New Camera HDR IP Cores Offered by Pinnacle Imaging Systems

Pinnacle Imaging Systems is a company that has been focused on High Dynamic Range (HDR) for some time – longer than any other company on the planet, the company claimed in an email exchange. This has resulted in a software product called HDR Express 3 that sells for only $79 and is aimed at the professional still camera market. This allows a user to merge and process multiple exposures of an image to obtain one with high dynamic range – something an individual exposure could not produce. But in 2011, it set out to develop a unique set of IP for still imaging HDR and transfer that knowledge into the embedded video space. Now, it is ready to begin licensing the fruits of this effort, called Ultra HDR, as an IP core to still and video camera makers.

With this IP core, which can be ported to support a number of different sensors types and logic (FPGA, ISP, DSP+SoC, or ASIC), camera makers have a new way to create real time HDR stills and videos for applications where it has not really been possible before, since only high end cinema-grade camera have HDR capabilities today.

Security and surveillance, intelligent traffic and transportation systems, after-market automotive camera systems, wearable camera and vision systems, etc. can all benefit from improved image detail in the deep shadow and bright highlight areas.

For example, compact POV action cameras are notorious for having difficulty in high contrast situations. Pinnacle Imaging’s Ultra HDR technology allows a skier to capture both highlight and shadow detail despite the constant transition from bright white snow to shaded trees. Similarly, embedded HDR capture improves high contrast situations such as a police dash cam that cannot provide sufficient detail of a road-side encounter against oncoming headlights. This same technology allows surveillance cameras to track a suspect from a sun-drenched parking lot into a dim interior. Pinnacle Imaging profiles these Ultra HDR technology applications on: .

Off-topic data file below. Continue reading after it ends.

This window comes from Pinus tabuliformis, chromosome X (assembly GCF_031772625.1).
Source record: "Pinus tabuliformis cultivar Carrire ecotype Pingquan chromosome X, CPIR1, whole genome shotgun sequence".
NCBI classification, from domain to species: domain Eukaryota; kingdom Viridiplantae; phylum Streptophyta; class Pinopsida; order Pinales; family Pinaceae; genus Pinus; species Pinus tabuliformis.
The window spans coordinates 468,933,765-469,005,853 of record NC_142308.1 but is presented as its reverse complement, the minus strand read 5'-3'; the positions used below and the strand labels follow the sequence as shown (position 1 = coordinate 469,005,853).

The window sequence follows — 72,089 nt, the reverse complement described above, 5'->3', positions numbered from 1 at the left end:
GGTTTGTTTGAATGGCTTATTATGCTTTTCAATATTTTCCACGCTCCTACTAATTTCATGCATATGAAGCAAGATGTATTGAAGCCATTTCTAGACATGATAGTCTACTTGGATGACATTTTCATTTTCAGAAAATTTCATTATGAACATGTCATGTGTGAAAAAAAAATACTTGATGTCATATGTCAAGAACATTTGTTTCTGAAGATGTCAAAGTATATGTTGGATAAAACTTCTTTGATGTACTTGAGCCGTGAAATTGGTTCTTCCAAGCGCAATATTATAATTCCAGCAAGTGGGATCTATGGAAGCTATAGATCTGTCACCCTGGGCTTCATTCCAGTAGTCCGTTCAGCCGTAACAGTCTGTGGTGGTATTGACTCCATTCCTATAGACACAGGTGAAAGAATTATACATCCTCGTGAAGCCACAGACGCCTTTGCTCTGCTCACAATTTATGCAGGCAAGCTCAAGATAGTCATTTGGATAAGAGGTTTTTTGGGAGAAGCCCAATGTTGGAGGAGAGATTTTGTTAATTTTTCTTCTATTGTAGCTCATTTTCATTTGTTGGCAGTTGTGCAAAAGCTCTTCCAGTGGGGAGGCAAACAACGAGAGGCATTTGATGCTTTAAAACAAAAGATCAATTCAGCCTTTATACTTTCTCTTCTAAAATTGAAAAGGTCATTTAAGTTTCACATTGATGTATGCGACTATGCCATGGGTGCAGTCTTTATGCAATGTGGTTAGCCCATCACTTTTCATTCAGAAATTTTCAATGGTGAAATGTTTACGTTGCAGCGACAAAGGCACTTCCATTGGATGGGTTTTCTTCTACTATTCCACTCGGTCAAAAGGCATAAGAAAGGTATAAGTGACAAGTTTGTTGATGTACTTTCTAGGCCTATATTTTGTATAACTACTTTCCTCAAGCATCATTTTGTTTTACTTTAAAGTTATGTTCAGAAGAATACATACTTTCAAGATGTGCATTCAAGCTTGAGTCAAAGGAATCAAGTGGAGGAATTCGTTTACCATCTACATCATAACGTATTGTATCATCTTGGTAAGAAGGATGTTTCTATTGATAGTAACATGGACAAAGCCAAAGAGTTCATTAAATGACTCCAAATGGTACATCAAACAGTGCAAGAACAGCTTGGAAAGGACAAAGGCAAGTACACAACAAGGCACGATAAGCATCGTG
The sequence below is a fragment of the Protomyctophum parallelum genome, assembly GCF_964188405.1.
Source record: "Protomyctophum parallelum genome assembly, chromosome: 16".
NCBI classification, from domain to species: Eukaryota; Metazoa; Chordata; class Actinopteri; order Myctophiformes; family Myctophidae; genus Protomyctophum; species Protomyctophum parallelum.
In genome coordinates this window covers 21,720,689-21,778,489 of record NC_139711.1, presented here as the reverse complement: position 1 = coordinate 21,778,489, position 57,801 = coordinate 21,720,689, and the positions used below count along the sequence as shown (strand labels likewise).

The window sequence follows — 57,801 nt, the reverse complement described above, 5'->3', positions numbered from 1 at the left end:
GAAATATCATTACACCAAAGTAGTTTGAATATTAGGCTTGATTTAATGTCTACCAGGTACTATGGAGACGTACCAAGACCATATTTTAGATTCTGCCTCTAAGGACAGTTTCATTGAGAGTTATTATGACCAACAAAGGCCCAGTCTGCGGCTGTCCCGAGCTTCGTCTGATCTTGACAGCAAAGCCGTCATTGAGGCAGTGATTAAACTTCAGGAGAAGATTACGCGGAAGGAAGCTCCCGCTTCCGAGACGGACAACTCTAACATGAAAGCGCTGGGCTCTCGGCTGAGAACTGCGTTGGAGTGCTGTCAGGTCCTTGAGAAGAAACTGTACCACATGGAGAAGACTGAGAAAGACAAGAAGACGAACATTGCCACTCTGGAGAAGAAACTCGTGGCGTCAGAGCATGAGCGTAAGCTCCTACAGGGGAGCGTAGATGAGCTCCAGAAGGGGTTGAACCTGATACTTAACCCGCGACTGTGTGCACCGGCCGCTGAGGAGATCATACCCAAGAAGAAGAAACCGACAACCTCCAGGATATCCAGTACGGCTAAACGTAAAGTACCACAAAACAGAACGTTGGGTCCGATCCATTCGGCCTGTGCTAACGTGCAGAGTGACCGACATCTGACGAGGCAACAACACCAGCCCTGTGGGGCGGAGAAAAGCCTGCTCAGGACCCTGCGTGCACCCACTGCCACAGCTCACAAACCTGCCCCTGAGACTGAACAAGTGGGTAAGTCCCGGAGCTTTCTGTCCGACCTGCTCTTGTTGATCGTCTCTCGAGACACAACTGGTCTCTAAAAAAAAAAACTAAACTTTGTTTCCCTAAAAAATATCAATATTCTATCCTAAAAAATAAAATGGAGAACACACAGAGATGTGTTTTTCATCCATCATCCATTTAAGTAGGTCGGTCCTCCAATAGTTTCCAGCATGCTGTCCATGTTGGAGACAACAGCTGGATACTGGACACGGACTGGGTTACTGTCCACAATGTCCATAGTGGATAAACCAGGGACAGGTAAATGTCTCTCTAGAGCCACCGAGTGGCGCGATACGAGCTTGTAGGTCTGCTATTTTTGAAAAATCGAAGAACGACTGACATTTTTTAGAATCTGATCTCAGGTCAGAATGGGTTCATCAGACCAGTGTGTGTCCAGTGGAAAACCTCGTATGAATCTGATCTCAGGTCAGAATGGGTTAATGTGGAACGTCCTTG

Pinnacle Imaging HDR block diagram

As shown in the graphic, the company’s IP core includes three major blocks to merge the multiple exposure frames, perform color space correction and then process the tone mapping needed to create the HDR image. This processing is agnostic about the sensor type whether global or rolling shutter, with or without in-sensor HDR/WDR capability.

Pinnacle Imaging says its patented HDR merge and tone mapping IP cores are modeled on true human vision to ensure preservation of a scene’s true colors throughout the tone mapping process. Ultra HDR provides capture and proprietary adaptive tone mapping of HDR scenes up to 19 EV or 115 dB. It can support capture at 120 fps (merging four exposures per frame), and stream full 1080 HDMI tone mapped video for display at up to 60 fps in real time.

The user can select different capture modes too such as two, three or four exposure brackets, dual conversion gain or any combination thereof. This enables the Ultra HDR technology to adapt to a number of different components, design priorities and BOM requirements.

Pinnacle Imaging Systems’ Ultra HDR technology addresses many of the complexities involved in HDR video capture including:

  • Automatic Ghost Removal & Halo Reduction – Compensates for movement between HDR exposures, from minimal camera motion to moving objects between frames
  • Adaptive Local Tone Mapping – Automatically optimizes the tone mapping parameters based on the shadow and highlight areas of each individual video frame to ensure a more natural look to the output video
  • Automatic White Balance Controls – Automatically calculates proper white balance settings for any scene or lighting condition
  • Automatic Exposure Controls – Real time calculation and adjustment of the sensor’s exposure settings based on an automatic or manually selected region of interest to allow accurate exposure throughout a scene
  • Shadow Exposure Bias Option – Ability to bias tone mapping with an additional Shadow Tracking option during the Auto Exposure mode for optimal shadow detail and data preservation, a key requirement for surveillance applications

Analyst Comment

This news supports the notion that HDR is expanding beyond the use in cinema and TV into a range of professional applications and will become the new mainstream dynamic range solution over time.- CC

Step 1 of 4